It's a question whispered, like a secret, to the automotive writer: "What do you drive?" The answer is always assumed to be something exciting and eclectic, fast, romantic, and possibly a shade unreliable--like, say, a right-hand-drive Nissan Skyline with a 1967 Chevrolet Chevelle body and twin helicopter engines. But it seems that for every writer like Jamie Kitman, keeper of some thirteen British cars, there's someone else driving a decrepit, rust-eaten Saab 900 that wears discount Korean snow tires year-round. (Umm . . . that would be me.) As the saying goes, the tailor's children wear sweat-stained Hard Rock Cafe T-shirts, right?
This was due to change. My fiance, Heather, got laid off from her sales job, and soon enough, a man arrived and took away her company car--her only car. Silver Chrysler Sebring, we hardly knew ye. A pessimist might have seen this as a cause for belt-tightening, a time to start perusing the classifieds for a sensible, low-mileage Toyota Tercel. But I am not a pessimist--or even a realist. And so I envisioned a completely different opportunity unfolding: Instead of Heather buying a cheap car by herself, we could go in on a car together and procure something a bit more . . . exciting. Something that I--I mean, we--have always wanted: a BMW M3. Losing your job may seem an odd occasion to start shopping for an M3, but to hijack a popular truism, you don't drive the car for the job you have, you drive the car for the job you want.
At first, Heather didn't know she wanted an M3. She thought she wanted an Audi Cabriolet, possibly one with an automatic transmission. It would have room for her and her friends to cruise top-down on the three sunny days Boston gets per decade, and it wouldn't cost a fortune. That would be a fine car, I agreed, but wouldn't she like something a little more powerful, a little less Curves parking lot? Why, BMW happens to make just such a car, a convertible even, and one of the 1998 or '99 E36 models would fall squarely in our price range. She definitely would rock harder in such a car. She bought my argument for female M-powerment, and I began the search in earnest.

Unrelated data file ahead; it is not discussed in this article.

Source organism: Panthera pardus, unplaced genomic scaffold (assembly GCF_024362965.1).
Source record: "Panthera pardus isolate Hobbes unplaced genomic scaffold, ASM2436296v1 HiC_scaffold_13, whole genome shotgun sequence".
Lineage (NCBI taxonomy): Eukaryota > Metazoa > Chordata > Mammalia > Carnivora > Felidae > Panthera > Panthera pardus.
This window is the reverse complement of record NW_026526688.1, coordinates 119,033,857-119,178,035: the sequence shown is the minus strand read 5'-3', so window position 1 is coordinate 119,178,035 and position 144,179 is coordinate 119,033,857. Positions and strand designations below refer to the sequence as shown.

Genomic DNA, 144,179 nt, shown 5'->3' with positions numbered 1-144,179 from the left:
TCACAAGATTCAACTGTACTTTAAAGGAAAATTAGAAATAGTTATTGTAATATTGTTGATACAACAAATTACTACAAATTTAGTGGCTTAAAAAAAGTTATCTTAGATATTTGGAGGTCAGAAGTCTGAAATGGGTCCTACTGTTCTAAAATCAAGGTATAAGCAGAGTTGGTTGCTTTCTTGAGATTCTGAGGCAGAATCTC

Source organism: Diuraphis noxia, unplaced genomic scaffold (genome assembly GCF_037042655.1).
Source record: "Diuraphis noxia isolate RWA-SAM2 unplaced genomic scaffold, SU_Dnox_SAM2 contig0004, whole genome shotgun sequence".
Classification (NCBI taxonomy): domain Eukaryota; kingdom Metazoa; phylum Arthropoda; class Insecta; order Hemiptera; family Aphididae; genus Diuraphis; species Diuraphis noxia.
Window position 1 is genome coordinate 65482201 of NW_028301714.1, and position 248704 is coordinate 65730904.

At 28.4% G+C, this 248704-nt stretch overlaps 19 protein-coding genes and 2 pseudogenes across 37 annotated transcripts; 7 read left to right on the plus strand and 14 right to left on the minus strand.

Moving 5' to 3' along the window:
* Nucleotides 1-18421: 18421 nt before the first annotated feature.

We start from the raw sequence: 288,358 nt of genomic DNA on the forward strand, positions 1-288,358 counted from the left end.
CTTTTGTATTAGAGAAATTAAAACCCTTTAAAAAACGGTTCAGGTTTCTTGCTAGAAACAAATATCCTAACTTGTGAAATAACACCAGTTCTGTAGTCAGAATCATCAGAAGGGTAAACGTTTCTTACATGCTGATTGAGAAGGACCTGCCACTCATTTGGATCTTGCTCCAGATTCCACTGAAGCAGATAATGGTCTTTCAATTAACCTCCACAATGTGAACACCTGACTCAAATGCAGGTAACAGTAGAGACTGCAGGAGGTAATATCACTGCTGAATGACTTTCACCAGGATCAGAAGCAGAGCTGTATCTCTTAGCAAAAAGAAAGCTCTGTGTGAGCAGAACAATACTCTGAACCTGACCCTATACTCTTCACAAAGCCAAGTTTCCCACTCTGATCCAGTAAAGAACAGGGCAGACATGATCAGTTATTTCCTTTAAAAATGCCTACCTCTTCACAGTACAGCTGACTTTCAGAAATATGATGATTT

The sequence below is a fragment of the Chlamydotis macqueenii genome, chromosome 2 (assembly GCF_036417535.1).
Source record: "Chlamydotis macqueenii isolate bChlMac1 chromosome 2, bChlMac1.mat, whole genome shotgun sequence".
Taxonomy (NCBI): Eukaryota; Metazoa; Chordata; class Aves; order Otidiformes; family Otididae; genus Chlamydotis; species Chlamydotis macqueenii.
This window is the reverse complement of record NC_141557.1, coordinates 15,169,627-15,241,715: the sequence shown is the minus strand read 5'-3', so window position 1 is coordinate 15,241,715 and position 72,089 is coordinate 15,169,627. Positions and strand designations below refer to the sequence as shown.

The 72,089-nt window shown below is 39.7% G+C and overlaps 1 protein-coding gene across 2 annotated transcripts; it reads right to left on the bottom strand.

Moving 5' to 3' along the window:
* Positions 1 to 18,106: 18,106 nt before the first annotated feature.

It bears mentioning here that I'd never actually driven an M3. All I knew about it, I knew from reading car magazines, and car magazines generally regard the M3 the same way a four-year-old regards Santa Claus. It's larger than life. If it were a baseball player, it would be suspected of using steroids.
Despite its greatness, there were surprisingly few '98-'99 M3 convertibles from which to choose. Of those, a horrible lot of them were equipped with an automatic transmission or painted a color BMW calls techno violet and I call disgusting bruise. Others had 100,000 miles on them or were located in L.A. But eventually, on eBay, I found a candidate only ninety miles away. It was a five-speed, titanium silver '98 with 49,000 miles. Perfect.
Or rather, nearly perfect. Two things about this car troubled me. First, it was fitted with clear, aftermarket front turn-signal lenses. This is not the sort of modification made by the infirm old lady who I'd hoped would hold the title. Second, in the background of the photos, behind the M3 in the driveway, was parked a Saleen Mustang. The Saleen told me a few things about the owner: he obviously likes to drive fast, probably has a portrait of someone's face tattooed on his shoulder, and possibly participates in Ultimate Fighting events.